Attacking Oil Tankers Is a Bad Idea for Everyone: Oil Strategy
Six tankers attacked between mid-May and Iran carrier arrested
Persian Gulf country has said it will retaliate for seizure
By Julian Lee
Six oil tankers attacked just outside the Strait of Hormuz between mid-May and mid-June. British Royal Marines helping to seize a shipnear Gibraltar last week moving 2 million barrels of Iranian crude to Syria. Iran’s military pledging to “reciprocate.” BP Plc sheltering a crude carrier inside the Persian Gulf in fear of that retaliation. Insurance costs sky rocketing. Vessel owners avoiding refueling at a regional hub.
Whoever’s to blame, and whatever their motives, one thing is clear: targeting the movement of oil on tankers is becoming a central part of increasing Middle East tensions. It’s something that world powers — and Iran — should think about carefully before they unwittingly allow an escalation.
Let’s be clear: we are nowhere near the dark ages of the 1980s, when Iran and Iraq’s “tanker war” saw 451 ships attacked by the two nations, according to data compiled by the U.S. Naval Institute. But there’s clearly a risk of a sharp escalation from here. Oil majors rarely avoid loading crude in fear of their ships being targeted, Iran doesn’t generally vow to retaliate against individual countries’ interests.
But such an escalation will help nobody, least of all the innocent seafarers whose lives are put at risk.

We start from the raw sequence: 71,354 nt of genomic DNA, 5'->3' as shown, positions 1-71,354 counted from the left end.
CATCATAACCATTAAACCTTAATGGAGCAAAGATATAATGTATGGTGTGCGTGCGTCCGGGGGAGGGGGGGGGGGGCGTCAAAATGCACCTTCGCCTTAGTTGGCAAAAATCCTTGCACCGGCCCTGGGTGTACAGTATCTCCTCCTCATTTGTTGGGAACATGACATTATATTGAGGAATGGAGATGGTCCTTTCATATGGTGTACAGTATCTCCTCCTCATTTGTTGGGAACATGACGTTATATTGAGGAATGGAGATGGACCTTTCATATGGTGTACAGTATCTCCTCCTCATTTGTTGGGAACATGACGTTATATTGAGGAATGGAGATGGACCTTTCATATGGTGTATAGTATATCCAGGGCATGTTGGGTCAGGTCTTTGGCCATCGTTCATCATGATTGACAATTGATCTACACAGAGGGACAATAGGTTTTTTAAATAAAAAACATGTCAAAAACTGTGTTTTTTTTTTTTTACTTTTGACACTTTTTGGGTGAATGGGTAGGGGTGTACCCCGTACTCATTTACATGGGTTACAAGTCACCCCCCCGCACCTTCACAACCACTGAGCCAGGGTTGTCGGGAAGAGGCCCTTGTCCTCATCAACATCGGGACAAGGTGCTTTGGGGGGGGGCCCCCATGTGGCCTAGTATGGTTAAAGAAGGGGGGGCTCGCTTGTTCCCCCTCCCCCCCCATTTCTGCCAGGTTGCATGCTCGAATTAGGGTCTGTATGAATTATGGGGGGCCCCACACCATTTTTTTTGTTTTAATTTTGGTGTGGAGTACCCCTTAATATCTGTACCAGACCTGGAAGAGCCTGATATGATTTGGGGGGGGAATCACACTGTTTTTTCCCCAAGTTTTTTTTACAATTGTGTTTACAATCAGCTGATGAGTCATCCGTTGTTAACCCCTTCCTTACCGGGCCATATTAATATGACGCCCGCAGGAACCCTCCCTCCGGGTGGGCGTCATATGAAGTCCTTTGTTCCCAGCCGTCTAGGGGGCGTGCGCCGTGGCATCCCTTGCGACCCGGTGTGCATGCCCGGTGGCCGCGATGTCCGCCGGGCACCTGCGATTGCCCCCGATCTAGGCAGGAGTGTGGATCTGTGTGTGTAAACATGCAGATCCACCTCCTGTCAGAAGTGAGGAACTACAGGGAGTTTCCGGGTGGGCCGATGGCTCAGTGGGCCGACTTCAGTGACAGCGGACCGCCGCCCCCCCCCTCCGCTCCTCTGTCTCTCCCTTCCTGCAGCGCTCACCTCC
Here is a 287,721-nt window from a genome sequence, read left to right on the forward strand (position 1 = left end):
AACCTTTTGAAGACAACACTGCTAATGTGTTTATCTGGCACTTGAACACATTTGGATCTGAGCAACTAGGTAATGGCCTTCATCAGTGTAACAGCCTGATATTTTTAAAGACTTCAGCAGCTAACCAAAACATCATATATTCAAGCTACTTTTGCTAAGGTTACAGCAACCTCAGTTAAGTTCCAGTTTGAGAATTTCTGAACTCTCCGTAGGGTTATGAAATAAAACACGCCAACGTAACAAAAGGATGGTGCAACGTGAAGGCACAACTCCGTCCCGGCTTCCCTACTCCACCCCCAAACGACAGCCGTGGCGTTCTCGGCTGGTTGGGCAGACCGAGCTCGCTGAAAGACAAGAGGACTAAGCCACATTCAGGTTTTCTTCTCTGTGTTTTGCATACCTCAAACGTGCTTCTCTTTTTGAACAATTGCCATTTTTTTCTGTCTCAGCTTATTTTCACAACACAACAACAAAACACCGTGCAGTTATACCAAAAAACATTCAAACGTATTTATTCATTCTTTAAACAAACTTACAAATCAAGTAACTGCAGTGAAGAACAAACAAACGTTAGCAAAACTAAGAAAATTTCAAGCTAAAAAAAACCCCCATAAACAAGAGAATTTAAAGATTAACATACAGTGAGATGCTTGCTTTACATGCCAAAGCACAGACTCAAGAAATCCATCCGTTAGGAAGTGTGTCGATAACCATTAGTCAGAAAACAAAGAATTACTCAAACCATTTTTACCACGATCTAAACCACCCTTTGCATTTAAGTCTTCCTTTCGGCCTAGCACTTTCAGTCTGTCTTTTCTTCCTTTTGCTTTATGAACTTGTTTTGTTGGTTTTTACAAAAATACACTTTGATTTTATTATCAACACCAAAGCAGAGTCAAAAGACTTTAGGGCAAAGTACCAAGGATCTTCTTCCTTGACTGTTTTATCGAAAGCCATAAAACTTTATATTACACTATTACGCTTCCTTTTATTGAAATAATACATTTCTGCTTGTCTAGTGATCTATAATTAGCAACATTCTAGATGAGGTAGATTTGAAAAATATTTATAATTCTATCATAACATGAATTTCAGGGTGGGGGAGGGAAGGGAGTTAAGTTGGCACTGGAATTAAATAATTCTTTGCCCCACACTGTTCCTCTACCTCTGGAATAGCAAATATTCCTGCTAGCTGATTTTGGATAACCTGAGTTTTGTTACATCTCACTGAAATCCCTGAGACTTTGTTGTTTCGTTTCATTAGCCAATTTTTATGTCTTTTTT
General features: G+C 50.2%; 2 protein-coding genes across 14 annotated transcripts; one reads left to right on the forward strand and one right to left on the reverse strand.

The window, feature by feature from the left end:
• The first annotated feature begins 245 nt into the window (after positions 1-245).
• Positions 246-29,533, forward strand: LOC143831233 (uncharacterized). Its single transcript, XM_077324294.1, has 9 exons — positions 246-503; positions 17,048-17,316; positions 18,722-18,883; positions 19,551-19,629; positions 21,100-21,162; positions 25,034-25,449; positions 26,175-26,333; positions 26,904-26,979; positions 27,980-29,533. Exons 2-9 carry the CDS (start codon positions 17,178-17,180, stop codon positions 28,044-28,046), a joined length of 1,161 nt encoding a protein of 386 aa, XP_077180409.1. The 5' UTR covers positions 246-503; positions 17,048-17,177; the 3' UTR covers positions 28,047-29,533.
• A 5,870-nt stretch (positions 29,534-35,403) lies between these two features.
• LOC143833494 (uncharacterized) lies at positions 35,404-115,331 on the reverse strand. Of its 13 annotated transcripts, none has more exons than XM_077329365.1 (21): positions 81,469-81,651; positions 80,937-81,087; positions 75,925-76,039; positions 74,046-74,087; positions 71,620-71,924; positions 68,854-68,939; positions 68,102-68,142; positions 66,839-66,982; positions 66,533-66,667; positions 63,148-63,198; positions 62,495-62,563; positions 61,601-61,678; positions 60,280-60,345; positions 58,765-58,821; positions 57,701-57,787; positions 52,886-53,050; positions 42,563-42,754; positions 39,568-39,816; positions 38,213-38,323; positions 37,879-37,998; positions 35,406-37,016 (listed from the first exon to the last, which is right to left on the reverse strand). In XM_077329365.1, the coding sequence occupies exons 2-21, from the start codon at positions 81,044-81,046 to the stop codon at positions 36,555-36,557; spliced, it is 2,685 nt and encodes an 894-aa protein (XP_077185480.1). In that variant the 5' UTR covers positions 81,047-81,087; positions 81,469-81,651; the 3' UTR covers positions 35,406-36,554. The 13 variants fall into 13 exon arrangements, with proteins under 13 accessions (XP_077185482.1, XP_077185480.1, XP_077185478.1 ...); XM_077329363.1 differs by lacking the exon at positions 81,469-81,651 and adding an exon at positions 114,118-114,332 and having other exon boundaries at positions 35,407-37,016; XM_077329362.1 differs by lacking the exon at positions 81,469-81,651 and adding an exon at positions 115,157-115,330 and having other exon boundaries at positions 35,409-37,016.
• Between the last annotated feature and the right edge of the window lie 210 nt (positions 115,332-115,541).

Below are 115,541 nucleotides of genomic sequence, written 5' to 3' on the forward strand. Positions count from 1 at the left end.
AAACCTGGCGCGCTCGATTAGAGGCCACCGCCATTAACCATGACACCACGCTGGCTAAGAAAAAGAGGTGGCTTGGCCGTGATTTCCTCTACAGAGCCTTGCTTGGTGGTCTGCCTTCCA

Oil costs could rise sharply in the event that flows through Hormuz, an export corridor for a third of the world’s seaborne petroleum, became materially disrupted. With the U.S. and China embroiled in a trade war that’s already sapping demand and economic growth, any hike in crude costs could sharply add to the recessionary risks. Fears of prolonged disruptions to oil flows through Hormuz could provide the impetus for just such a spike.
Iran wouldn’t necessarily emerge as a winner, either. Although there is little of the country’s economy that isn’t already under sanctions, President Donald Trump would seek to hit it even harder if he deems Tehran to be hurting the global economy.
And then there’s the more direct response. While President Trump shied away from a military response to the downing of an American drone by Iran, the U.S. and its allies would have to respond if traffic through Hormuz were disrupted. That might initially take the form of naval escorts for convoys of merchant vessels to deter any interference by Iran, but could quickly escalate in the event of any attempts to disrupt the passage of ships. It is all too easy to imagine the sinking of a fast patrol boat of Iran’s Republican Guard by a U.S. warship triggering a much more serious conflict that even Trump cannot step back from.
Merchant ships, almost always incapable of protecting themselves, may seem like the easiest targets in the world.
Militarily, yes. Economically, no.
NOTE: Julian Lee is an oil strategist who writes for Bloomberg. The observations he makes are his own and are not intended as investment advice
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